Summer is approaching in Cape Town, which means that in the next few months someone will likely die on Table Mountain. I have spent almost my entire life here, and every year it is the same. In just the last decade, at least 50 people have died on the mountain, mostly during the warmer months. Some of these people committed suicide, but most of them died by accident.
Steep footpaths rise from the city edge, open to anybody willing to take them. Signposts with maps and illustrated precautions—don’t hike alone, wear suitable footgear—are often ignored. Tourists march up in sandals and get caught in clouds at the top, where a colder, wetter climate prevails. Strong winds strike the mountain like a ramp and blast moisture into the air, where at 3,000 feet it condenses. It can be 85 degrees Fahrenheit on the ground, with skies completely clear, but damp and frigid above the cliffs.
Last year, a 50-year-old Ghanaian woman went hiking with her husband and daughter up Platteklip Gorge, the mountain’s busiest route. She turned back and went missing, and her body wasn’t found until two months later. By then rescue teams had given up searching, saying that they were “95 percent” certain she had descended on her own. Her husband pasted notices across the city, asking anyone with information to contact him. Her body, already decomposing, was found less than 250 feet from the path.
The mountain is Cape Town’s defining geographical feature, level-topped and hewn from sandstone. There is no way of knowing how many people climb it each year, though the number is probably in the tens of thousands. This gives rise to a statistic that is at once distorted and revealing: in total, almost as many people are thought to have died on Table Mountain as Mount Everest. Because far fewer people attempt to scale Everest in the first place, Table Mountain’s per capita death rate is at least a hundred times lower. Still, 250 deaths on a mountain that is neither particularly big nor in any way remote—nor, for that matter, considered dangerous by most people—is astounding.
Central to the problem is that the mountain appears tame, hemmed in by urban development. A cable car ferries nearly a million people up the front face every year, with a restaurant and gift shop at the summit. Even locals “tend to think of Table Mountain as part of their backyard or something in their front garden,” a search-and-rescue spokesman named Johan Marais told reporters in January, after a local guide and a Japanese tourist died in a climbing accident, with a second Japanese tourist critically injured. “It’s not that. It’s an actual big mountain, with large rocks and all the things that go with a mountain.”
A database kept by the Mountain Club of South Africa records every known mountain safety incident in the country since 1653, when a Dutch sailor injured his shoulder on Table Mountain, just a year after colonists arrived in the bay that would become Cape Town. In 2006, the worst year on record, eight people died on the mountain, including a 21-year-old man who fell while climbing a ravine without ropes or safety equipment.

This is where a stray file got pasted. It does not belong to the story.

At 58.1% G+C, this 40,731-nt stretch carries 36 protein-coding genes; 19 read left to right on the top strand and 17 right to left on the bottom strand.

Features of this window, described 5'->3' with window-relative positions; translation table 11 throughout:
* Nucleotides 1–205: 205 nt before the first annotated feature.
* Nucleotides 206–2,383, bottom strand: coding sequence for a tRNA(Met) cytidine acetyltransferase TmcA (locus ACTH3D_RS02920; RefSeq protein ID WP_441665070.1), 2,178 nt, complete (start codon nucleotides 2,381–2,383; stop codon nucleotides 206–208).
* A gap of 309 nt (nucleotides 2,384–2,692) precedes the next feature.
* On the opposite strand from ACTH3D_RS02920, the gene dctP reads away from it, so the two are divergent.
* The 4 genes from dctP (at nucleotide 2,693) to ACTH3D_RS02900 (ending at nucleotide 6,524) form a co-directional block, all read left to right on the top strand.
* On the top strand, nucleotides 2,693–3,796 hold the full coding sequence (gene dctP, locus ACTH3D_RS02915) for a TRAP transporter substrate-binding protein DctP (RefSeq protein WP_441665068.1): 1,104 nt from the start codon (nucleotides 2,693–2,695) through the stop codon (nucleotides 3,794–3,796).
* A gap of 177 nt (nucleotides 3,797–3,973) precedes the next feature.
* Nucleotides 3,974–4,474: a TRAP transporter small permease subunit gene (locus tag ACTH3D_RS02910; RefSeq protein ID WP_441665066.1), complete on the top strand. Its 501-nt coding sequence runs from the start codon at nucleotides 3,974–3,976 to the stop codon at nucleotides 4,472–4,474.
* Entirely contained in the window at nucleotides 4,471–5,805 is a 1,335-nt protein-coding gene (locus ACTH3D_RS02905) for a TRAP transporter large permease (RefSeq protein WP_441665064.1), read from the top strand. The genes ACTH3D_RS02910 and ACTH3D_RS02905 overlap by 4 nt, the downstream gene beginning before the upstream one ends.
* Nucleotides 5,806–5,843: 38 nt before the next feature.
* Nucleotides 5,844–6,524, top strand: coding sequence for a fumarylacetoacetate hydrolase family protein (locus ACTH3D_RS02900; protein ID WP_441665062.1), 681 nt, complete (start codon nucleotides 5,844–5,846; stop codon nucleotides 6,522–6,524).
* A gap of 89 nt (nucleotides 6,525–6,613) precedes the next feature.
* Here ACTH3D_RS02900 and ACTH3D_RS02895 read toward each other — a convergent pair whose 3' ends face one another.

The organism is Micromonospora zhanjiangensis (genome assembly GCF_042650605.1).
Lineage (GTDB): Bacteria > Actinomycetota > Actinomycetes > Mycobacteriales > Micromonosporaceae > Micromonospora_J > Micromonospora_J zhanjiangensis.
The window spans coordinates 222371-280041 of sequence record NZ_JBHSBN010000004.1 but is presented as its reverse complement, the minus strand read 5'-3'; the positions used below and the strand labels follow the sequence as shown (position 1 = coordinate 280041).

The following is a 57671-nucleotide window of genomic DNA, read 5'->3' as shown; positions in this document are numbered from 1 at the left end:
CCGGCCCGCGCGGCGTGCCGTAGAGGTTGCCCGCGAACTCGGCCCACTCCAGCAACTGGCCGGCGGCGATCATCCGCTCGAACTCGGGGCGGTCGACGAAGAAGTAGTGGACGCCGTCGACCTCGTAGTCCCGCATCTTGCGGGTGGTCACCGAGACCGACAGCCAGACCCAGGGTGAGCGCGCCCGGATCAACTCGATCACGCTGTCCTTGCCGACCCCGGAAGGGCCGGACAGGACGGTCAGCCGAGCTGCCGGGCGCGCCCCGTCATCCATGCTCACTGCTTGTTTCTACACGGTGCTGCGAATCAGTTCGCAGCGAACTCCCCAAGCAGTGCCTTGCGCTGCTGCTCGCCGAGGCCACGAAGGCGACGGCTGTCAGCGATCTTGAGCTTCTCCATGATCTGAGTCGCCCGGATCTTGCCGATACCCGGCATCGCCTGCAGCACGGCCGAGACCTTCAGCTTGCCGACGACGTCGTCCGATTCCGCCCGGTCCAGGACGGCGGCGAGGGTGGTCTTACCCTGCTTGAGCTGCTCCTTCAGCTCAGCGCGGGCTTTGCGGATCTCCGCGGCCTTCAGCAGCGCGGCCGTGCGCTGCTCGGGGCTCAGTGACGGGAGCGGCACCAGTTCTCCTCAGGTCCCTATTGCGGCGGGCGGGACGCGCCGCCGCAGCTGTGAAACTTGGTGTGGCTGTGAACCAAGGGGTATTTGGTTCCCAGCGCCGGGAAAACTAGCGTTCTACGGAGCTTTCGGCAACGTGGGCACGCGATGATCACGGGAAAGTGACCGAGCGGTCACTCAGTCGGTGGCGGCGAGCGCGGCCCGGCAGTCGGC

The figures would be worse without the efforts of search-and-rescue teams, staffed mostly by volunteers. Last year, there were more than 380 rescues on Table Mountain alone. “Many of the people who go onto Table Mountain are not sufficiently prepared to do it,” Marais, the spokesman, told me. “People underestimate the mountain.”
In many respects the mountain remains a wild place, standing apart from the metro that encircles it. Other risks stem from its proximity to one of the least equal societies on earth. Cape Town fans out from the mountain, still patterned by apartheid segregation. Middle-class suburbs cling nearest to the slopes, giving way to projects and shanties at the periphery. Muggers wait beside the footpaths to relieve hikers of their cell phones and jewellery, or cyclists of their bicycles. This is a recurrent point of outrage for recreational users of the mountain, who demand stricter policing of its trails. People carry pepper spray or walk with dogs, watching bushes for signs of movement.
On Table Mountain’s lower slopes last week, I left the track and found myself in a burned thicket. Crossing a small ravine, I slipped and grabbed a branch, cursing myself for being reckless. On the other side, in muddy soil, were hoofprints the size of my palm. They were left, almost certainly, by a remnant population of Himalayan tahrs, a giant Asian mountain goat that proliferated on Table Mountain after escaping a zoo in the 1930s. Culling programs since the 1970s have sought to eradicate the tahr, which damages the mountain’s fynbos vegetation and scares away indigenous antelope, but in secret folds and on inaccessible cliffs the creatures have clung on. I sat in a field of grazed flowers, hoping to see the animals, but none appeared before I made my way back down. I could hear the cars on a nearby road; a helicopter buzzed overhead. And then I was back in the city.